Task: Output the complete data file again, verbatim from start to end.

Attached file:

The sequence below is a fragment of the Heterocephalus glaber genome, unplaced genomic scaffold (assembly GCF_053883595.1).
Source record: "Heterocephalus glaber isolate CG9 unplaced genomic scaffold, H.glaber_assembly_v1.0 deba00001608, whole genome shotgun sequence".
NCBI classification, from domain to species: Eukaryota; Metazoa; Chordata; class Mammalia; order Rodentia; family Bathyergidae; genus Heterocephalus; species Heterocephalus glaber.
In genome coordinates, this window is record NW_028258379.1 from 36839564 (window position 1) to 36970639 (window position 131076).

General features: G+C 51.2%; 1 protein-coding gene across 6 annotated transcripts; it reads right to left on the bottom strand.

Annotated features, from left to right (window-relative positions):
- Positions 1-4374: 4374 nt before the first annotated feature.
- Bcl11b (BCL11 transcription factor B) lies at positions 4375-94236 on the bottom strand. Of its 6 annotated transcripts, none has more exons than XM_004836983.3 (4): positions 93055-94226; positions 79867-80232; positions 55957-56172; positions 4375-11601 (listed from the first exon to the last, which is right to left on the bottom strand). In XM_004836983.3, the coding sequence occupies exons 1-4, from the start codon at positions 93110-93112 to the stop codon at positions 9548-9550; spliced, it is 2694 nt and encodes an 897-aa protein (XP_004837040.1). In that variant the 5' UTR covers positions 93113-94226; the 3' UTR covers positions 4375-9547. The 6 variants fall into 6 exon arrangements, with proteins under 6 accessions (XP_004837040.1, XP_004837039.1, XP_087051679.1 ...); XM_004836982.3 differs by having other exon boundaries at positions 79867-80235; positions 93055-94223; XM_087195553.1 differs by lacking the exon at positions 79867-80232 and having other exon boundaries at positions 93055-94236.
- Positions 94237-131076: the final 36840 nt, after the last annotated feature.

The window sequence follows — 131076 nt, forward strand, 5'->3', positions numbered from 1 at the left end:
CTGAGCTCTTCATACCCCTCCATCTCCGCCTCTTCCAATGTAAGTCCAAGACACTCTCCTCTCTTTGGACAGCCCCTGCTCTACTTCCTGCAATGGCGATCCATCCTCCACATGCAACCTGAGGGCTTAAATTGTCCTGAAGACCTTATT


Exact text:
The sequence below is a fragment of the Heterocephalus glaber genome, unplaced genomic scaffold (assembly GCF_053883595.1).
Source record: "Heterocephalus glaber isolate CG9 unplaced genomic scaffold, H.glaber_assembly_v1.0 deba00001608, whole genome shotgun sequence".
NCBI classification, from domain to species: Eukaryota; Metazoa; Chordata; class Mammalia; order Rodentia; family Bathyergidae; genus Heterocephalus; species Heterocephalus glaber.
In genome coordinates, this window is record NW_028258379.1 from 36839564 (window position 1) to 36970639 (window position 131076).

General features: G+C 51.2%; 1 protein-coding gene across 6 annotated transcripts; it reads right to left on the bottom strand.

Annotated features, from left to right (window-relative positions):
- Positions 1-4374: 4374 nt before the first annotated feature.
- Bcl11b (BCL11 transcription factor B) lies at positions 4375-94236 on the bottom strand. Of its 6 annotated transcripts, none has more exons than XM_004836983.3 (4): positions 93055-94226; positions 79867-80232; positions 55957-56172; positions 4375-11601 (listed from the first exon to the last, which is right to left on the bottom strand). In XM_004836983.3, the coding sequence occupies exons 1-4, from the start codon at positions 93110-93112 to the stop codon at positions 9548-9550; spliced, it is 2694 nt and encodes an 897-aa protein (XP_004837040.1). In that variant the 5' UTR covers positions 93113-94226; the 3' UTR covers positions 4375-9547. The 6 variants fall into 6 exon arrangements, with proteins under 6 accessions (XP_004837040.1, XP_004837039.1, XP_087051679.1 ...); XM_004836982.3 differs by having other exon boundaries at positions 79867-80235; positions 93055-94223; XM_087195553.1 differs by lacking the exon at positions 79867-80232 and having other exon boundaries at positions 93055-94236.
- Positions 94237-131076: the final 36840 nt, after the last annotated feature.

The window sequence follows — 131076 nt, forward strand, 5'->3', positions numbered from 1 at the left end:
CTGAGCTCTTCATACCCCTCCATCTCCGCCTCTTCCAATGTAAGTCCAAGACACTCTCCTCTCTTTGGACAGCCCCTGCTCTACTTCCTGCAATGGCGATCCATCCTCCACATGCAACCTGAGGGCTTAAATTGTCCTGAAGACCTTATT